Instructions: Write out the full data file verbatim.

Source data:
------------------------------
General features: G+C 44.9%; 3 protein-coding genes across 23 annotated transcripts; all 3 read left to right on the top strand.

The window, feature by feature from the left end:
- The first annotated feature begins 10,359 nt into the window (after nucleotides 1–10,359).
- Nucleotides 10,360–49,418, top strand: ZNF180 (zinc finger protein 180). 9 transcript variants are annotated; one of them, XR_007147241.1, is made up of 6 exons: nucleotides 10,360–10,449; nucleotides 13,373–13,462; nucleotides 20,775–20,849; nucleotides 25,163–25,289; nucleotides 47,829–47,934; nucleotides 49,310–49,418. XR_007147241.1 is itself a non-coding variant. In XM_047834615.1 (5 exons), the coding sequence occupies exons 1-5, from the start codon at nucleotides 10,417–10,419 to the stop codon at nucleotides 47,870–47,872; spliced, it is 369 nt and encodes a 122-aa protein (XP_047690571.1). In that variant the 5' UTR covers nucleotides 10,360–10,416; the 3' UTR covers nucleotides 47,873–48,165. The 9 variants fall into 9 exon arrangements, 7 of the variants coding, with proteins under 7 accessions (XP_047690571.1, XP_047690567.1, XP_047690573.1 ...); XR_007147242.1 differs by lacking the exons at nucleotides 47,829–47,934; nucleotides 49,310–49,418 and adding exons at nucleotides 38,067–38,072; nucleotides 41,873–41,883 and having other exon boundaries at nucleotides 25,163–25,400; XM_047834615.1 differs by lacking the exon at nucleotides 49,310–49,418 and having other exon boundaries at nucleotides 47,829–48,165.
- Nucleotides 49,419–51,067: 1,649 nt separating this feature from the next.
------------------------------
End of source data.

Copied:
General features: G+C 44.9%; 3 protein-coding genes across 23 annotated transcripts; all 3 read left to right on the top strand.

The window, feature by feature from the left end:
- The first annotated feature begins 10,359 nt into the window (after nucleotides 1–10,359).
- Nucleotides 10,360–49,418, top strand: ZNF180 (zinc finger protein 180). 9 transcript variants are annotated; one of them, XR_007147241.1, is made up of 6 exons: nucleotides 10,360–10,449; nucleotides 13,373–13,462; nucleotides 20,775–20,849; nucleotides 25,163–25,289; nucleotides 47,829–47,934; nucleotides 49,310–49,418. XR_007147241.1 is itself a non-coding variant. In XM_047834615.1 (5 exons), the coding sequence occupies exons 1-5, from the start codon at nucleotides 10,417–10,419 to the stop codon at nucleotides 47,870–47,872; spliced, it is 369 nt and encodes a 122-aa protein (XP_047690571.1). In that variant the 5' UTR covers nucleotides 10,360–10,416; the 3' UTR covers nucleotides 47,873–48,165. The 9 variants fall into 9 exon arrangements, 7 of the variants coding, with proteins under 7 accessions (XP_047690571.1, XP_047690567.1, XP_047690573.1 ...); XR_007147242.1 differs by lacking the exons at nucleotides 47,829–47,934; nucleotides 49,310–49,418 and adding exons at nucleotides 38,067–38,072; nucleotides 41,873–41,883 and having other exon boundaries at nucleotides 25,163–25,400; XM_047834615.1 differs by lacking the exon at nucleotides 49,310–49,418 and having other exon boundaries at nucleotides 47,829–48,165.
- Nucleotides 49,419–51,067: 1,649 nt separating this feature from the next.